Hey you, got some money you want to invest? This is a can't-miss deal; good, no, great returns; stable performance even in bad times; and to top it off, everything is guaranteed.
Unfortunately for many investors, the answer was yes. But what they invested their money in wasn't some sort of special high-interest CD or high-tech stock trading system that couldn't lose. It was a Ponzi scheme, a fraud that uses cash from newer investors to pay those attractive returns to older investors.
That is, until the scheme collapses.
In the past several months, thousands of investors who thought they had accounts worth billions of dollars have discovered it was all illusory. Earlier this month, Bernard Madoff pleaded guilty in federal court to running a Ponzi scheme that prosecutors said could involve more than $64 billion, by far the largest such fraud ever. In February, regulators charged Robert Allen Stanford and several of his companies with operating an $8 billion investment fraud.
Government regulators and prosecutors also recently filed civil and criminal cases against a handful of other money managers involving tens to hundreds of millions of investors' dollars.
"They're all depressed," said New York tax attorney Harold Levine of his Madoff investor clients. "Clearly people's lives have changed. Some people are in denial. Some people understand it. They're all angry."
So what do you do if you've been caught up in one of these scams? Here are five suggestions that might help.
1. Go to the shoebox. The first thing a victim should do is collect as many records as he or she can find relating to the investment, according to Boyd Page, an attorney who specializes in representing investors at the Page Perry law firm in Atlanta.
That's important, because those involved in investment schemes often don't keep records, have destroyed them or the files are in disarray and not complete, Page says. Gather account statements, canceled checks you sent or checks sent to you. Also look for anything acknowledging your investment such as emails or letters that may have trumpeted the alleged performance.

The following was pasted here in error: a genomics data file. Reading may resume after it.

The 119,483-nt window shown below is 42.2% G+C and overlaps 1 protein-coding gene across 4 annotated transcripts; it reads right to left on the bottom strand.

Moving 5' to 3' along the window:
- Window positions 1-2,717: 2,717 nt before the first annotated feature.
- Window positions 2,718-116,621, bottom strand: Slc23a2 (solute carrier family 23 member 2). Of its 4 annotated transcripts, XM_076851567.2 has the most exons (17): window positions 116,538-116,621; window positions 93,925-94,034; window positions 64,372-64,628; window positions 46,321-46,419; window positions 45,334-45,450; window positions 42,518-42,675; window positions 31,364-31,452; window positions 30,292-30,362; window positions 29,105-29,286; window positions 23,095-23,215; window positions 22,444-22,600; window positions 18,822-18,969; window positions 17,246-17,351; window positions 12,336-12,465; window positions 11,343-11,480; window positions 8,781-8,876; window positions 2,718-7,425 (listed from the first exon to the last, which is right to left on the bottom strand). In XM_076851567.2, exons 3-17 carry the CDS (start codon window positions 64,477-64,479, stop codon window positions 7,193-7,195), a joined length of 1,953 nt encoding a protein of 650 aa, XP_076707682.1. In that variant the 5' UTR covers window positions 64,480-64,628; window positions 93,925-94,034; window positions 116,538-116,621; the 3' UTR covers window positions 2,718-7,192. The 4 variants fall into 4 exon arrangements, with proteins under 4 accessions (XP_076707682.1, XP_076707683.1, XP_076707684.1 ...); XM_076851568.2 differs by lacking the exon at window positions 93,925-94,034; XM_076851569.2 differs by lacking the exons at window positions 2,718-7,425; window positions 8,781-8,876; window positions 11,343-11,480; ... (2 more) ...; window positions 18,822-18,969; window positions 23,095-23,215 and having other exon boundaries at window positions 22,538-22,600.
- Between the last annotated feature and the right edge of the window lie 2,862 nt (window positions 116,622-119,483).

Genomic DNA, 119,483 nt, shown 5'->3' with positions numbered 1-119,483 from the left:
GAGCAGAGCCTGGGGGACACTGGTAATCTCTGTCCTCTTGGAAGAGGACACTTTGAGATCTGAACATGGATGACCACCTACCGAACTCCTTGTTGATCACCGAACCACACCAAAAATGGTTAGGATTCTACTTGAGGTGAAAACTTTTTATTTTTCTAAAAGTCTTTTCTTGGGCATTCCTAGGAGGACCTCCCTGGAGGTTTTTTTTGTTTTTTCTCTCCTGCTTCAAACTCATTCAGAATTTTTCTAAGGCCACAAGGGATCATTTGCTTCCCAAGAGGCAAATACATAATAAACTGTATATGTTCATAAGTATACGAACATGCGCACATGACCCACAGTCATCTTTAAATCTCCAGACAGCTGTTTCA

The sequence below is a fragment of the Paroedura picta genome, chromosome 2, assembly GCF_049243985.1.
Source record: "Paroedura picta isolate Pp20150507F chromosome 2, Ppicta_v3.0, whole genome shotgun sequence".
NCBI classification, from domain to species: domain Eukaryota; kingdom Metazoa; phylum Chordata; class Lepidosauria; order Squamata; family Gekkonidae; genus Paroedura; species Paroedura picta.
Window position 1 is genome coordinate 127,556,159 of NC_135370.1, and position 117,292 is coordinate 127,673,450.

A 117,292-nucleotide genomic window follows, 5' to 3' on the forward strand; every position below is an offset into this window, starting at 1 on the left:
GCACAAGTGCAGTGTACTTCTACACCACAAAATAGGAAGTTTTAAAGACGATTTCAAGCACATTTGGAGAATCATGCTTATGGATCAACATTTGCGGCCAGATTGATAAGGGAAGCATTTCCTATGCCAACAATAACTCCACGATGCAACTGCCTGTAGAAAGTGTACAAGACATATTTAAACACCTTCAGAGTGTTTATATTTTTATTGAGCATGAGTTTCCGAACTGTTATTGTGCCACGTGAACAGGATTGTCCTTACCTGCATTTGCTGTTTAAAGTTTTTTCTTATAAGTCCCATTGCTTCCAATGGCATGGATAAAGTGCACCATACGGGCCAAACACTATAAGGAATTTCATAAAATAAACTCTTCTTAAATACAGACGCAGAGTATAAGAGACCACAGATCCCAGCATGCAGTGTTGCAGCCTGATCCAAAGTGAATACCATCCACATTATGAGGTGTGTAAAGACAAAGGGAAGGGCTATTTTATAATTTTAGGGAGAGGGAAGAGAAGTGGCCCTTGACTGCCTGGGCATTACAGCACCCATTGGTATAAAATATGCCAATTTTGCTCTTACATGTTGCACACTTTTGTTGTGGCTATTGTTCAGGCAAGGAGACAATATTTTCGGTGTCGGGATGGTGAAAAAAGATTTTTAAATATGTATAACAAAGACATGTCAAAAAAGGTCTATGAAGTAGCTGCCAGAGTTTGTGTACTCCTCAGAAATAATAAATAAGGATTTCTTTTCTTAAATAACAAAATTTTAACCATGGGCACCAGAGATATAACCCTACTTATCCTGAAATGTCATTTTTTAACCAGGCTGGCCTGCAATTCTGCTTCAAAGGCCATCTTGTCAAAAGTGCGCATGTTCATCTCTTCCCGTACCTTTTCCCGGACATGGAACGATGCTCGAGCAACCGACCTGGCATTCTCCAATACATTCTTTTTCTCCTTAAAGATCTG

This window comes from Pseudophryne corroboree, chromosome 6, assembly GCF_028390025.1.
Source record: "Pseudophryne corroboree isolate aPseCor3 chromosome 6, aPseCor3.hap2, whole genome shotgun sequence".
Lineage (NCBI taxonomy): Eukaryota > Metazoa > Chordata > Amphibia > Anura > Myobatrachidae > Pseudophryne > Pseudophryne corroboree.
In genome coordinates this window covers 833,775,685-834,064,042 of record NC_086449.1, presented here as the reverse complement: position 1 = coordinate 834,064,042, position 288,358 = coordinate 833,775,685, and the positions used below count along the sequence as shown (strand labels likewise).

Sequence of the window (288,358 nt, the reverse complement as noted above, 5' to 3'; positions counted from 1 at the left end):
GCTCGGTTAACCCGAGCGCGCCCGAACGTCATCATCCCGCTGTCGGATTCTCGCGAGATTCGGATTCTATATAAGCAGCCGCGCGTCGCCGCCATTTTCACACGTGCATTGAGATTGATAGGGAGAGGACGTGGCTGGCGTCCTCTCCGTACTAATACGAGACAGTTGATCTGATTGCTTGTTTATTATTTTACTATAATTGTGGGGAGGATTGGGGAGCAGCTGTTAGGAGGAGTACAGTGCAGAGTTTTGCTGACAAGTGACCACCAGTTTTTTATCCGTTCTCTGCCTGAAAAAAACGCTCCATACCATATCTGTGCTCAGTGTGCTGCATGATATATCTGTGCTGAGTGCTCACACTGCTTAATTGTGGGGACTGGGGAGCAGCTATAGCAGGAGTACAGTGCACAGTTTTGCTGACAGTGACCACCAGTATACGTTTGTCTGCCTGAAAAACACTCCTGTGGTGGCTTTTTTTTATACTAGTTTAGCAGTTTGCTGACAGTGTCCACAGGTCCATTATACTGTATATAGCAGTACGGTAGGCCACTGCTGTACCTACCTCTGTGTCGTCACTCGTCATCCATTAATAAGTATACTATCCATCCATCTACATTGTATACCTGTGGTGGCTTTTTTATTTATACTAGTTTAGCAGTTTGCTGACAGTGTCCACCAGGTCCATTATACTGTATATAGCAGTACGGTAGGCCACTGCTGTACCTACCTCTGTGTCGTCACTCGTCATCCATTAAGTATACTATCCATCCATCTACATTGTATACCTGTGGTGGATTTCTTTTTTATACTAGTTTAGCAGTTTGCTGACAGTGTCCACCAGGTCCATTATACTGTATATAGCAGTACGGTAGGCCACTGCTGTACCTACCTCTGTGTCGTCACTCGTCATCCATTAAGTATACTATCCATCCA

2. Visit the courthouse. You can file a lawsuit to try to recover your money, but there are lots of variables with this avenue that can make a big difference in the end. Much of it has to do with who you sue and how much assets they have.
"Generally speaking, legal actions directly against the perpetrator have little likelihood of being economic," Page says.
There are several reasons for this. First, chances are good that whoever ran the Ponzi scheme was living life high off the hog -- private jet flights, fancy vacations, lots of lavish spending. Second, once a fraud is exposed, the remaining assets of the firm and its operators almost always are seized by the government or court-appointed trustee in bankruptcy court.
However, others who were involved in varying degrees with the fraud may also be liable and have additional assets, says Alan Cosner, a former IRS agent and attorney in East Brunswick, N.J. Perhaps there were people who took part in transactions related to the scheme who knew about it but didn't act, says attorney Ron Geffner, a partner with Sadis & Goldberg in New York and a former lawyer with the Securities and Exchange Commission.
In the Madoff case, there were "feeder funds" that placed money from their investors with Madoff, perhaps without those investors' knowledge. Unbeknownst to Loretta Weinberg, a New Jersey state senator, her financial adviser in California invested her money with Madoff. The result: Her life savings, more than $1 million, is gone.
There also may be accounting firms, banks or other individuals who were negligent in not spotting the fraud, Page said. In February, the charitable foundation of Sen. Frank Lautenberg, D-N.J., and two of his children sued Madoff's brother Peter, who was the chief compliance officer and general counsel of Bernard L. Madoff Investment Securities. Peter Madoff has not been charged criminally in the case.
Some situations may exist in which individual victims have claims unique to them or a small group of investors, depending on how they became involved in the scheme and other factors, Page said. That could be helpful, especially if a fraud impacted hundreds or thousands of investors, all of whom are looking for ways to recover their money.